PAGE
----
For those of you left exhausted by the crimes of the modern age, it’s always interesting to look back into the past and see what criminal justice looked like more than 100 years ago.
This month’s feature tells the story of a man from the local area who met an untimely and unpleasant end on the railways.
Middle-aged John Ayton died in September 1915. He was an Uxbridge native who had already survived a brush with death 12 months earlier, having been struck by lightning and nearly blinded as a result.
Mr Ayton had never held down a job in his life and was living off of money that had been left to him.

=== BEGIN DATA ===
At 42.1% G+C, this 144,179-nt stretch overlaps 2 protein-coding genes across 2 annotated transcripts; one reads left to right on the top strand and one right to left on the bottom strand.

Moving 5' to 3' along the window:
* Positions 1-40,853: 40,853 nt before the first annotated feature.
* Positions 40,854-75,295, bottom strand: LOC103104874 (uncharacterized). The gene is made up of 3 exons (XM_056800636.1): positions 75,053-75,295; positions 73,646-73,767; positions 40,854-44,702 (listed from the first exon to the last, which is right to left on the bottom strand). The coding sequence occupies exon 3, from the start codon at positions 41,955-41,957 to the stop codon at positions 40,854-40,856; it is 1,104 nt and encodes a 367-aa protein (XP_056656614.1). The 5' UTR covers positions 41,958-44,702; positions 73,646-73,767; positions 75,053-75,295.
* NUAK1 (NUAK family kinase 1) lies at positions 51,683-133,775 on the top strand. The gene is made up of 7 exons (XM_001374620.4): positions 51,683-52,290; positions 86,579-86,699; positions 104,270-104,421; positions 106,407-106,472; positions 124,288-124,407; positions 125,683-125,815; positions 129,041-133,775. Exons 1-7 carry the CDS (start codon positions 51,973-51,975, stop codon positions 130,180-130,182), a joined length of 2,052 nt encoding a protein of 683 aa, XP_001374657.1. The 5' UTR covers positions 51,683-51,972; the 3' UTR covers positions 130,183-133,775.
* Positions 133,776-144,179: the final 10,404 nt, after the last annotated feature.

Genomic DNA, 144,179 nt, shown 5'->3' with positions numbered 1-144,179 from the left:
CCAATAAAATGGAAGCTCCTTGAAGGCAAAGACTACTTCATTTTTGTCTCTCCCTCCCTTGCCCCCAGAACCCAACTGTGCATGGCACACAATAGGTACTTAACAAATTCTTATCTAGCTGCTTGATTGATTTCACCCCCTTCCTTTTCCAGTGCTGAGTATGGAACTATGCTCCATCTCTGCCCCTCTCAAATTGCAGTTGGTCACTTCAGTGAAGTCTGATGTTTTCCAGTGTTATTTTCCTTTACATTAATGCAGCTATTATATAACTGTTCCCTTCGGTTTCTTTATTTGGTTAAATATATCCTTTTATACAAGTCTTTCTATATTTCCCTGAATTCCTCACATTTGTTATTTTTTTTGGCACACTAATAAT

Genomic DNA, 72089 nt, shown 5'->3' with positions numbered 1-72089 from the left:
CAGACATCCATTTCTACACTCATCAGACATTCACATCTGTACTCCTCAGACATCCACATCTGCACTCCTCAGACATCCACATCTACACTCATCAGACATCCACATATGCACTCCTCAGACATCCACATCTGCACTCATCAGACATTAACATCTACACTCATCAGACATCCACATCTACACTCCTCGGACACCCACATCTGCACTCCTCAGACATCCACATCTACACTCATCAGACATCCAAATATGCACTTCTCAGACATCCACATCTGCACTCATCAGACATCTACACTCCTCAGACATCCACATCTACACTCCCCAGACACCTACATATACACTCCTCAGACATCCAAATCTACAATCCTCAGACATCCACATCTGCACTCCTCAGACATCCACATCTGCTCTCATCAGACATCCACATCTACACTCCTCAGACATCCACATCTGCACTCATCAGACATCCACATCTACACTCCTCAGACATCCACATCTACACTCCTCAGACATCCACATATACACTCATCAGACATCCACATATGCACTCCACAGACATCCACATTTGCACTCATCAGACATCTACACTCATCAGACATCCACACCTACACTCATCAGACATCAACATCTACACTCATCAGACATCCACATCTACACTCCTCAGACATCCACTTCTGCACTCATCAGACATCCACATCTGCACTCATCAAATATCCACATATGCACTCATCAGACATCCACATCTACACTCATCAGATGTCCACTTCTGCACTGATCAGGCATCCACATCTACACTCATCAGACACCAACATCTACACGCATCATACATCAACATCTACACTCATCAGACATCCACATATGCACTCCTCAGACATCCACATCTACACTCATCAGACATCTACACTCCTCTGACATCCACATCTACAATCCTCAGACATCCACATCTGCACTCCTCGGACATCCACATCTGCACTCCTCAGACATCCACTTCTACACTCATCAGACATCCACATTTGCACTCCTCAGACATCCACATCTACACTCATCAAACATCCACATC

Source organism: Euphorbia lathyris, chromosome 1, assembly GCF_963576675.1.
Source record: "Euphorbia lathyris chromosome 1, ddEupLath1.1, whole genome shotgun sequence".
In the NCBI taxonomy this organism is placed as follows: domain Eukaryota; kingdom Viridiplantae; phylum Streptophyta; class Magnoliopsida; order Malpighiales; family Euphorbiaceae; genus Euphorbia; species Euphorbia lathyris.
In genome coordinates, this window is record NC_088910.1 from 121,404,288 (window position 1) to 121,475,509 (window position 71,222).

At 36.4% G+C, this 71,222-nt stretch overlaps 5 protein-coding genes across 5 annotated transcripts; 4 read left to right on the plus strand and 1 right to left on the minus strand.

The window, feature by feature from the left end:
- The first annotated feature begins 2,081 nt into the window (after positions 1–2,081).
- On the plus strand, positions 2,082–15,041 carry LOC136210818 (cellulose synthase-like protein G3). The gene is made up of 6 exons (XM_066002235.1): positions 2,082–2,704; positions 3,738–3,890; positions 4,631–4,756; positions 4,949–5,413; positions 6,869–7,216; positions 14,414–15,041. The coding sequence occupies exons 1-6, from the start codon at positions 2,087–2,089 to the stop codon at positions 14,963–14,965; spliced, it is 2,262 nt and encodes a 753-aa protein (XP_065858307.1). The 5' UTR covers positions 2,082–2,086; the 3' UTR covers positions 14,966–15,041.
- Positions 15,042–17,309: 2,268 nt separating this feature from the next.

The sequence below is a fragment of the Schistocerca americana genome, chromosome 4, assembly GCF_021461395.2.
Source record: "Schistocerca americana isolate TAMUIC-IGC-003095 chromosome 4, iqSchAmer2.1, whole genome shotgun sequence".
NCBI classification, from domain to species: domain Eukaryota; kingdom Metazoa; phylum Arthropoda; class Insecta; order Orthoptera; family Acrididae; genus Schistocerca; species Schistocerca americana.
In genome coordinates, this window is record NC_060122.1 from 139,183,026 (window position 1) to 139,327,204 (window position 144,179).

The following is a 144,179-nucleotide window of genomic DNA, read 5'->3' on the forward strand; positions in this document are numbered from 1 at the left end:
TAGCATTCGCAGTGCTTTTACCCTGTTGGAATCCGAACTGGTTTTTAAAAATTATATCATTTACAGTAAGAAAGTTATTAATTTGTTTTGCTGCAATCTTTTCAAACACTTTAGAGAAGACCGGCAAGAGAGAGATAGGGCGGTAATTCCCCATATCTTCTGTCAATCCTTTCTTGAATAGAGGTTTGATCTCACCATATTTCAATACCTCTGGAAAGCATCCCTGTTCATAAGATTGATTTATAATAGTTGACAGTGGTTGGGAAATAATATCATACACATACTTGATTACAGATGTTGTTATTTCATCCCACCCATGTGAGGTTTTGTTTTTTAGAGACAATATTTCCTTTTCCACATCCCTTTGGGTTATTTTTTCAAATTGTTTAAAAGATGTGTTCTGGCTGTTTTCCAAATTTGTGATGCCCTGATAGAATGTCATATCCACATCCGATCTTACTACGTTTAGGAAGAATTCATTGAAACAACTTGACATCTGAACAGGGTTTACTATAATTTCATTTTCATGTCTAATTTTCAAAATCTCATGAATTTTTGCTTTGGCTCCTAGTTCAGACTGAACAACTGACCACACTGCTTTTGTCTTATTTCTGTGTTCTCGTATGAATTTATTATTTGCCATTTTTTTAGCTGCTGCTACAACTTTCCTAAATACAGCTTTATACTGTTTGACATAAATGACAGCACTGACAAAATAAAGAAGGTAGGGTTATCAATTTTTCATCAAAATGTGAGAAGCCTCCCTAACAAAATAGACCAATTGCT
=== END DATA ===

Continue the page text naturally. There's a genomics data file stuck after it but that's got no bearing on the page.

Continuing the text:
On the morning of September 18, 1915, railway labourer Daniel Fenner came across Mr Ayton’s cold, stiff and headless body near what is now Rickmansworth Tube station.
At an inquest on Friday, November 25, the first police officer to attend the scene of the incident, PC Saunders, detailed how the incident may have been a suicide.
However, this theory was contradicted when PC Saunders revealed that he had recovered a pawn ticket, a postal order deposit receipt, and sundry articles from the body, implying Mr Ayton’s intention to go on with things the next day.
Eventually, the jury returned an open verdict that the deceased was found dead on the line.